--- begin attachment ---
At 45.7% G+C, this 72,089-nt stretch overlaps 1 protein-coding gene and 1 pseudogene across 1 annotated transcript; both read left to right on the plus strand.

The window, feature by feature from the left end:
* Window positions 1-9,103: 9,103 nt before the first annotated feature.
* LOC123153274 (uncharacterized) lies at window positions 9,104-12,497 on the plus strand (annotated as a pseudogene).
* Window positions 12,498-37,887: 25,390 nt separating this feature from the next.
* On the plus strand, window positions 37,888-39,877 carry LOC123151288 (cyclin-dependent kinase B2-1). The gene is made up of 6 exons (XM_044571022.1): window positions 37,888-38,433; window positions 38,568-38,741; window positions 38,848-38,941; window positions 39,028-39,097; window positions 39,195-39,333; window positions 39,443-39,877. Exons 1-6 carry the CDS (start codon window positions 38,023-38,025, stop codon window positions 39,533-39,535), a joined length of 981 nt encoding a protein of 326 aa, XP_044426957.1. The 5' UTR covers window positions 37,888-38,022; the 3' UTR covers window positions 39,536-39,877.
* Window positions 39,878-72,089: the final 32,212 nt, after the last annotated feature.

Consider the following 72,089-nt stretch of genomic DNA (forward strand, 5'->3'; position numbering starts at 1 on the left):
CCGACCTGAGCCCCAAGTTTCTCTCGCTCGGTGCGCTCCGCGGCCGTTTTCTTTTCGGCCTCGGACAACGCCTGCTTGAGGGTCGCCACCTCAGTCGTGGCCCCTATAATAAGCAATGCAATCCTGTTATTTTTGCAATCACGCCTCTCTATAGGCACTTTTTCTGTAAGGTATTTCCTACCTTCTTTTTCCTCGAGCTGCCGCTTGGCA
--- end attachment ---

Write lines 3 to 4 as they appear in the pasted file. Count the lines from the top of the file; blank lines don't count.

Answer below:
* Window positions 1-9,103: 9,103 nt before the first annotated feature.
* LOC123153274 (uncharacterized) lies at window positions 9,104-12,497 on the plus strand (annotated as a pseudogene).